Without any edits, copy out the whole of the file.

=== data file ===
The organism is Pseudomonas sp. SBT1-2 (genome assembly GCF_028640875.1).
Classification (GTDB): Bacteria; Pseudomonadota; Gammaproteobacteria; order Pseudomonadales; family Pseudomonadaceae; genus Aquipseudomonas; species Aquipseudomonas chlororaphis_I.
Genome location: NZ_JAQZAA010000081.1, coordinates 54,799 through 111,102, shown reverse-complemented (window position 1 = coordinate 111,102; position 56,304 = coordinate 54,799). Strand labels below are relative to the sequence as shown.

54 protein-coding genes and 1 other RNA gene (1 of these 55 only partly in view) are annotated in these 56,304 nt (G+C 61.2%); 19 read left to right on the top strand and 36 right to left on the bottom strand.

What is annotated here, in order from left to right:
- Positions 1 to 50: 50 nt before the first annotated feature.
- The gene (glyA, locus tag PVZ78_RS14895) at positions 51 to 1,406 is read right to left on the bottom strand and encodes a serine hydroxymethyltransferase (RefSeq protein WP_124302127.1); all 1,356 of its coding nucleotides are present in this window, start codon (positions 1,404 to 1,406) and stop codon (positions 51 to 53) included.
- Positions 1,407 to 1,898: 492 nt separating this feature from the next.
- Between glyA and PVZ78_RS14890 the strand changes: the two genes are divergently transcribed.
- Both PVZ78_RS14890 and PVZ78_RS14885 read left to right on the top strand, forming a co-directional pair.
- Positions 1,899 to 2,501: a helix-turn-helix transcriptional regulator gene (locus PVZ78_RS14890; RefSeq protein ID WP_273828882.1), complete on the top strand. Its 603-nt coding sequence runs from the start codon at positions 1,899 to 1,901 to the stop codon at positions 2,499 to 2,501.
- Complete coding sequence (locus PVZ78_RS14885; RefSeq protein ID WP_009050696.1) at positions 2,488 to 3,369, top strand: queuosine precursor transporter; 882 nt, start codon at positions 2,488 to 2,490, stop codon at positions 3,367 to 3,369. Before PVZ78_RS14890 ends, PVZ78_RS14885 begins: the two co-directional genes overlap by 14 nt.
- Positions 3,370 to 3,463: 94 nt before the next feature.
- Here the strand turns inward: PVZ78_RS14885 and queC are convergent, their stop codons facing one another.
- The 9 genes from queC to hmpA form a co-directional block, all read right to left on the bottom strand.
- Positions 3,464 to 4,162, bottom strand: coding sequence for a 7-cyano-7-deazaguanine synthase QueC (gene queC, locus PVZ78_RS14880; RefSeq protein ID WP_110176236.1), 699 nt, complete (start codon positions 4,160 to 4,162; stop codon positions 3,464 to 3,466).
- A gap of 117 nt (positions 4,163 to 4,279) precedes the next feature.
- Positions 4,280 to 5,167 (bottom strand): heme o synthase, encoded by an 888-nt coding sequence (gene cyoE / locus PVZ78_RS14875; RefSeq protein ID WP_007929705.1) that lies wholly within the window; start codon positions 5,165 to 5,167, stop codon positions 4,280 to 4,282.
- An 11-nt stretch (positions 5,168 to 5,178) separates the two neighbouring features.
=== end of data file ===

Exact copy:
The organism is Pseudomonas sp. SBT1-2 (genome assembly GCF_028640875.1).
Classification (GTDB): Bacteria; Pseudomonadota; Gammaproteobacteria; order Pseudomonadales; family Pseudomonadaceae; genus Aquipseudomonas; species Aquipseudomonas chlororaphis_I.
Genome location: NZ_JAQZAA010000081.1, coordinates 54,799 through 111,102, shown reverse-complemented (window position 1 = coordinate 111,102; position 56,304 = coordinate 54,799). Strand labels below are relative to the sequence as shown.

54 protein-coding genes and 1 other RNA gene (1 of these 55 only partly in view) are annotated in these 56,304 nt (G+C 61.2%); 19 read left to right on the top strand and 36 right to left on the bottom strand.

What is annotated here, in order from left to right:
- Positions 1 to 50: 50 nt before the first annotated feature.
- The gene (glyA, locus tag PVZ78_RS14895) at positions 51 to 1,406 is read right to left on the bottom strand and encodes a serine hydroxymethyltransferase (RefSeq protein WP_124302127.1); all 1,356 of its coding nucleotides are present in this window, start codon (positions 1,404 to 1,406) and stop codon (positions 51 to 53) included.
- Positions 1,407 to 1,898: 492 nt separating this feature from the next.
- Between glyA and PVZ78_RS14890 the strand changes: the two genes are divergently transcribed.
- Both PVZ78_RS14890 and PVZ78_RS14885 read left to right on the top strand, forming a co-directional pair.
- Positions 1,899 to 2,501: a helix-turn-helix transcriptional regulator gene (locus PVZ78_RS14890; RefSeq protein ID WP_273828882.1), complete on the top strand. Its 603-nt coding sequence runs from the start codon at positions 1,899 to 1,901 to the stop codon at positions 2,499 to 2,501.
- Complete coding sequence (locus PVZ78_RS14885; RefSeq protein ID WP_009050696.1) at positions 2,488 to 3,369, top strand: queuosine precursor transporter; 882 nt, start codon at positions 2,488 to 2,490, stop codon at positions 3,367 to 3,369. Before PVZ78_RS14890 ends, PVZ78_RS14885 begins: the two co-directional genes overlap by 14 nt.
- Positions 3,370 to 3,463: 94 nt before the next feature.
- Here the strand turns inward: PVZ78_RS14885 and queC are convergent, their stop codons facing one another.
- The 9 genes from queC to hmpA form a co-directional block, all read right to left on the bottom strand.
- Positions 3,464 to 4,162, bottom strand: coding sequence for a 7-cyano-7-deazaguanine synthase QueC (gene queC, locus PVZ78_RS14880; RefSeq protein ID WP_110176236.1), 699 nt, complete (start codon positions 4,160 to 4,162; stop codon positions 3,464 to 3,466).
- A gap of 117 nt (positions 4,163 to 4,279) precedes the next feature.
- Positions 4,280 to 5,167 (bottom strand): heme o synthase, encoded by an 888-nt coding sequence (gene cyoE / locus PVZ78_RS14875; RefSeq protein ID WP_007929705.1) that lies wholly within the window; start codon positions 5,165 to 5,167, stop codon positions 4,280 to 4,282.
- An 11-nt stretch (positions 5,168 to 5,178) separates the two neighbouring features.